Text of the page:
Representatives with a new airline hope to be in the skies of Texoma by this fall. Judah 1 founder Everett Aaron presented more concrete plans on the world’s first Christian-based airline’s operations during a meeting of the Grayson County Regional Mobility Authority’s board of directors Thursday.
Judah 1 announced plans late last year to open the airline at North Texas Regional Airport — Perrin Field and use the airport as its primary base of operations.
“If everything goes well, and there are no more shutdown with the government, sometime this fall, or at the very latest, January of next year, we will have our certifications,” he said. “We will have all of our contracts in place so we can start flying.”
In December, officials with the fledgling airline announced plans to start operations at the airport with a focus on serving missionaries. Officials estimated that 400,000 Americans travel for missions work each year.
Initially, the airline planned to register with the Federal Aviation Administration as a private operator, similar to a charter service. However, there were limitations on how many organizations could utilize the service in a year and Judah 1 would not be able to sell individual tickets. This led to some difficulties as one of the airline’s first groups worked as an agent.
The airline pursued certification as an airline, and unlike many other carriers, Aaron said Judah 1 was seeking an exception that would waive requirements to maintain set routes and regularly scheduled flights.
“I know it seems like not a lot has happened with Judah 1 because people see the planes out there and we are working on them a lot,” Aaron said.
During Thursday’s meeting, Aaron said plans to purchase an exciting private operator certification to allow Judah 1 to fly while pursing its airline certification, fell through. During a phone call with the FAA Wednesday, representatives with the agency told Aaron that utilizing the private operator status would delay his process and encouraged him to continue on the path toward certification.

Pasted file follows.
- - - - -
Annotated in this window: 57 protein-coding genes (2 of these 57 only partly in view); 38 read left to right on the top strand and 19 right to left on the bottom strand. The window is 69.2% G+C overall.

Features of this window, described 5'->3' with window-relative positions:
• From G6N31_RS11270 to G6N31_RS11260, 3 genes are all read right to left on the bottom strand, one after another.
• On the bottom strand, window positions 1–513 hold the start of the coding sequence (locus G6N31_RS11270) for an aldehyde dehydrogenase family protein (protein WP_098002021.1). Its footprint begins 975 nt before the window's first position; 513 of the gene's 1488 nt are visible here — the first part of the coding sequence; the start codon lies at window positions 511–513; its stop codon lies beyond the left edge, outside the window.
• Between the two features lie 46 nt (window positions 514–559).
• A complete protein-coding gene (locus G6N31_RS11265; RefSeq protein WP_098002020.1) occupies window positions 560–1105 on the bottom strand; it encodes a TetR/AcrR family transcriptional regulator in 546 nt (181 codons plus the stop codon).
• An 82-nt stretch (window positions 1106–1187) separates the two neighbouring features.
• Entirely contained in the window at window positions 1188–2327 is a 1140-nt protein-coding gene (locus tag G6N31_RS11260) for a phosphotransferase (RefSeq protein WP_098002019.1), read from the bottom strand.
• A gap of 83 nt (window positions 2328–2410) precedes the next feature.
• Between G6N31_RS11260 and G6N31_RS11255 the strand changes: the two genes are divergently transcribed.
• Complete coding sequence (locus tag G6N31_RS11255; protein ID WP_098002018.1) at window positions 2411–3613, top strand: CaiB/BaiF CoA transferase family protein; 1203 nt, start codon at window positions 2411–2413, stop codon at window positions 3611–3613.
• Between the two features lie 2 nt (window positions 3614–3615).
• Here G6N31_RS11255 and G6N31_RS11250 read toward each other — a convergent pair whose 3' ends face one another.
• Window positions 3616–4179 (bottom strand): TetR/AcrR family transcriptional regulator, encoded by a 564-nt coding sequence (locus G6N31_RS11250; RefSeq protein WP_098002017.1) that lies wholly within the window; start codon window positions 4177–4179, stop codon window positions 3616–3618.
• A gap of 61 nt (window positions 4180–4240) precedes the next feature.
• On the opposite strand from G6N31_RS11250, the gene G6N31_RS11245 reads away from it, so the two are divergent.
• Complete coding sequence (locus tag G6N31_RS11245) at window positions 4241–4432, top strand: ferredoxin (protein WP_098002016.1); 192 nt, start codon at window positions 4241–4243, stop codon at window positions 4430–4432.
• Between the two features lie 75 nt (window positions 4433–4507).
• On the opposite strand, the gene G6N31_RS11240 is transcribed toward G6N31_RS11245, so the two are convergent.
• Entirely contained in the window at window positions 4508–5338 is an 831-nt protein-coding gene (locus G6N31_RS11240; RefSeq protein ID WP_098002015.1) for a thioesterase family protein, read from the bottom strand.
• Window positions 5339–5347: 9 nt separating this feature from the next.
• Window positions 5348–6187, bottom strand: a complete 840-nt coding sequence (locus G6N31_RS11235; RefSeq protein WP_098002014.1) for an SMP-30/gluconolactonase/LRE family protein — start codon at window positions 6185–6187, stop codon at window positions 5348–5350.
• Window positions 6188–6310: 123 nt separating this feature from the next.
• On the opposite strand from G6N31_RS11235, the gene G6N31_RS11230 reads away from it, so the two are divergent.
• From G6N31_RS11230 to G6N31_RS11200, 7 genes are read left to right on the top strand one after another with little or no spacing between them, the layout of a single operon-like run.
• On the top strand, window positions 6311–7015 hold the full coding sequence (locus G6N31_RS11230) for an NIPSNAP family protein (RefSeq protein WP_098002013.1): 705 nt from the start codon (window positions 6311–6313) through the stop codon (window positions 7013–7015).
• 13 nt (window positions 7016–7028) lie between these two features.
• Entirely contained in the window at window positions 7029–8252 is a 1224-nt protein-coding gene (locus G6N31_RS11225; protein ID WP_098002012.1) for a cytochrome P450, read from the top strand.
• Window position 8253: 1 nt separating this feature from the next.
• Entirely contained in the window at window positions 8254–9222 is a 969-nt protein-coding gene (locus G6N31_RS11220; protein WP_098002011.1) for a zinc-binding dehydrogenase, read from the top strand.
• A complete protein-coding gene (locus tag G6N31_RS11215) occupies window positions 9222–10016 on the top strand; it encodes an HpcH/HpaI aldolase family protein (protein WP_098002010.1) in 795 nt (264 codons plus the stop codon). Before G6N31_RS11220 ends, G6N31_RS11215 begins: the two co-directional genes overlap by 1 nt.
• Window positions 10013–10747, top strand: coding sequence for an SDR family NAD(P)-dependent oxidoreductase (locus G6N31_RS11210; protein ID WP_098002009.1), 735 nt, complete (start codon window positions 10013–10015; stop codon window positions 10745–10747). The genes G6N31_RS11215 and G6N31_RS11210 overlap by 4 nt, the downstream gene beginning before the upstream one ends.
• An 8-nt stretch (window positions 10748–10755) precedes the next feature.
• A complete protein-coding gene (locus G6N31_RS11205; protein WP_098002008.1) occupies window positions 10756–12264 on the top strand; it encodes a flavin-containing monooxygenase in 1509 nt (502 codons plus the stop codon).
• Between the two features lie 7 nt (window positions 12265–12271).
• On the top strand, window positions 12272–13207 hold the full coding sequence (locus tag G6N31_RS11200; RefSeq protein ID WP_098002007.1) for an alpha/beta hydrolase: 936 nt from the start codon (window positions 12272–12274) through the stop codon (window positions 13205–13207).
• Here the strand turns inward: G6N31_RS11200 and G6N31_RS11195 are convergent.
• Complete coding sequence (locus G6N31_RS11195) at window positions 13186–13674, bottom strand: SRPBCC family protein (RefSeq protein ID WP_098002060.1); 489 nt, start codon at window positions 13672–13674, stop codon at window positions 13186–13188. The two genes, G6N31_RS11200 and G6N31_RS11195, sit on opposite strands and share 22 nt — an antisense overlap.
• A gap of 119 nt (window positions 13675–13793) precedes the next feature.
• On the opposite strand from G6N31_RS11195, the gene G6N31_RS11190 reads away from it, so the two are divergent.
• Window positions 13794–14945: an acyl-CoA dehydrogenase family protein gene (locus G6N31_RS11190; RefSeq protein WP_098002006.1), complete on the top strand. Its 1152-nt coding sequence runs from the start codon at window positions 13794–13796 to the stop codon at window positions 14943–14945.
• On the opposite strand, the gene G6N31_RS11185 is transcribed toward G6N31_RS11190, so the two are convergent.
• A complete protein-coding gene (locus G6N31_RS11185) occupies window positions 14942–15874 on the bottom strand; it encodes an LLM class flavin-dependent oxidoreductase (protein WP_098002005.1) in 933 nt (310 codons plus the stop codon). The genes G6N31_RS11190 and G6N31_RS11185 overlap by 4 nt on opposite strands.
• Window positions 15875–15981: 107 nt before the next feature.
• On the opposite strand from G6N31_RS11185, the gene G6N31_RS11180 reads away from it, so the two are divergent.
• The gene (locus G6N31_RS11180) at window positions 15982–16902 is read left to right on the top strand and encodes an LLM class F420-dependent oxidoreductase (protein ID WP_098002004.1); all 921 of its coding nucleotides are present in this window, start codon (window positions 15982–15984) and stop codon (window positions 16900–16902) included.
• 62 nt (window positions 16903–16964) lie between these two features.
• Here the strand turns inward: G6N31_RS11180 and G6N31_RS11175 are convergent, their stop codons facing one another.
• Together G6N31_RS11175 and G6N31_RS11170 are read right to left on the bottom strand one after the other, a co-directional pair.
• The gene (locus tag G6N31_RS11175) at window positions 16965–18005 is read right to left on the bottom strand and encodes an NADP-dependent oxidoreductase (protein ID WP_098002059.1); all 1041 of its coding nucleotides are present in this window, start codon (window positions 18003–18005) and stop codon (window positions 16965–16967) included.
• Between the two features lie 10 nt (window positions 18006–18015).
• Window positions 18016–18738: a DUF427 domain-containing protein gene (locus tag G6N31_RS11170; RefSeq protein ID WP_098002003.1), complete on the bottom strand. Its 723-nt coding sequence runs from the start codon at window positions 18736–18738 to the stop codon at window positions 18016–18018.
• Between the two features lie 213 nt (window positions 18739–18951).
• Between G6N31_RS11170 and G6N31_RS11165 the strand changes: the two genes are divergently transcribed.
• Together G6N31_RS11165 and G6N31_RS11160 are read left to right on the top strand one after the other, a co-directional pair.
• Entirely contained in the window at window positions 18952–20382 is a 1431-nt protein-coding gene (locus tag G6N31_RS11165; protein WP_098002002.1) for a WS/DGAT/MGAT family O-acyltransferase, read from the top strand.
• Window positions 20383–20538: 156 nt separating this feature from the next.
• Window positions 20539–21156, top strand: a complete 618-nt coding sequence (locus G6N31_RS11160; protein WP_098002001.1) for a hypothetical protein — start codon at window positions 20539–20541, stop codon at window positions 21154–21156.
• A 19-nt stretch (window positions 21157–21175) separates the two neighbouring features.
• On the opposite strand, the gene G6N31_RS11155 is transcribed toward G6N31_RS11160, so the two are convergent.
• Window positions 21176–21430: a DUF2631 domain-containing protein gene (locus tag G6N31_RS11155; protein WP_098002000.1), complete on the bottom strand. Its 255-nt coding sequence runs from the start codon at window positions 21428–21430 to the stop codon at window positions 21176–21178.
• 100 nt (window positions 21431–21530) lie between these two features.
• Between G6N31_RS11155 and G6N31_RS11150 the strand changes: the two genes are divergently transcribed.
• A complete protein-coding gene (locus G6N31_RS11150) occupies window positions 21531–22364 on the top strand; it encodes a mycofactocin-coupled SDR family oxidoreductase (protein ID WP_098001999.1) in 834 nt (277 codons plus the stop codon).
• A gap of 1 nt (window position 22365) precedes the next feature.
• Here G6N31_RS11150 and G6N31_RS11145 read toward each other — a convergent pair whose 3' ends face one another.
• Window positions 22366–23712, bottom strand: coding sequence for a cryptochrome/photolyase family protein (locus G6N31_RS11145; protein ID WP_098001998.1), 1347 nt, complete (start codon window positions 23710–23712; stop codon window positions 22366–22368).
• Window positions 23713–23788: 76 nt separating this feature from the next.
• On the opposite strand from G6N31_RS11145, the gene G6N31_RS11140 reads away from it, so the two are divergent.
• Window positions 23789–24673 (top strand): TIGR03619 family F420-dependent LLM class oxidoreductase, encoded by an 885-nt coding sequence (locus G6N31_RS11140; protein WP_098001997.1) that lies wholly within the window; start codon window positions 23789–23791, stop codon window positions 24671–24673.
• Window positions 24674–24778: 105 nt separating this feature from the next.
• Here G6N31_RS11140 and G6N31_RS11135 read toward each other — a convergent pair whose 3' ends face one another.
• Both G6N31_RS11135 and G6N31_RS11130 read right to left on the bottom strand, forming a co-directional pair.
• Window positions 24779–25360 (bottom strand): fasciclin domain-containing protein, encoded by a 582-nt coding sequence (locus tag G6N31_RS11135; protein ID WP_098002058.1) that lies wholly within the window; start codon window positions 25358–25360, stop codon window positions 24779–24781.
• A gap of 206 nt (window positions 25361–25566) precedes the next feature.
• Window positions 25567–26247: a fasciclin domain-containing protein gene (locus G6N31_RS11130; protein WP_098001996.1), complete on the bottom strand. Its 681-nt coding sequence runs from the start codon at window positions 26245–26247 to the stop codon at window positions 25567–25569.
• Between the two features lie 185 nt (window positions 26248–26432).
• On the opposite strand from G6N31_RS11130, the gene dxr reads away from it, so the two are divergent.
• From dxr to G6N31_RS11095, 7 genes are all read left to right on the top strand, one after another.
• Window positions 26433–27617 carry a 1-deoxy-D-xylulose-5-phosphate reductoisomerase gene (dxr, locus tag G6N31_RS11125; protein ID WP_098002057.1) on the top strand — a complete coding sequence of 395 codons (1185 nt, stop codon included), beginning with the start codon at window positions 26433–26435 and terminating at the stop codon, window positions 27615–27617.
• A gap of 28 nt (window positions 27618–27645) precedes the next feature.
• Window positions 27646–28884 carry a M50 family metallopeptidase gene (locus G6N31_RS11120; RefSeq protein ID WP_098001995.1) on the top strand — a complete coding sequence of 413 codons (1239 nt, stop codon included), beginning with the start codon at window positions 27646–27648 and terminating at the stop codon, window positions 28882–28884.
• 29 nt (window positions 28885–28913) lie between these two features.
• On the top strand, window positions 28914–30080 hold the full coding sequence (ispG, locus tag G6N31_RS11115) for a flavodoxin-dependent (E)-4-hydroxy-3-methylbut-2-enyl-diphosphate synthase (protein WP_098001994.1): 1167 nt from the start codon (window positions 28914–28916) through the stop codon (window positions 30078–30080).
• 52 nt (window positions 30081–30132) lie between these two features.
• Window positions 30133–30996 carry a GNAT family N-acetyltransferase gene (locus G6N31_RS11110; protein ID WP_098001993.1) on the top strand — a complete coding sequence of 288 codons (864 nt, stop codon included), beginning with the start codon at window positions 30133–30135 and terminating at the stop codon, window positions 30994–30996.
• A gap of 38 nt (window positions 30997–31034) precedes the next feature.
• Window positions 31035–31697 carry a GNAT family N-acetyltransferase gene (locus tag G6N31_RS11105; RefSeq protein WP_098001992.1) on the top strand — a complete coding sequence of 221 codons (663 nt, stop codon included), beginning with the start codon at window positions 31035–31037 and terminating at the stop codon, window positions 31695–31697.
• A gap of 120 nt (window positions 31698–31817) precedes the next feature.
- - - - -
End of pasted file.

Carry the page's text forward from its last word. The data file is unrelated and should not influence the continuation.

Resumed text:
In addition to the conversation with the FAA, Aaron said Judah 1 officially signed a contract with a company that schedules tours of Israel and will be able to offer weekly trips.
“Every eight days, we are going to be taking groups out of here,” he said. “They are going to be flying into Dallas and we will bus them up (here).”
In other news, Aaron said that the airline’s primary aircraft, a McDonnell Douglas MD-80, is expected to receive its airworthiness certification next week.
With this hurdle likely cleared, Aaron said he would like to turn his attention to building a maintenance facility for the airline. This would also Judah 1 to also provide maintenance services for other MD-80 aircraft in other airlines, he said.
Judah 1 plans to hold a grand opening ceremony and open house in late August to introduce the airline to the community ahead of the full-scale opening.
What do you think about Texoma being the home of the first Christian airline? Let local government reporter Michael Hutchins know at MHutchins@HeraldDemocrat.com.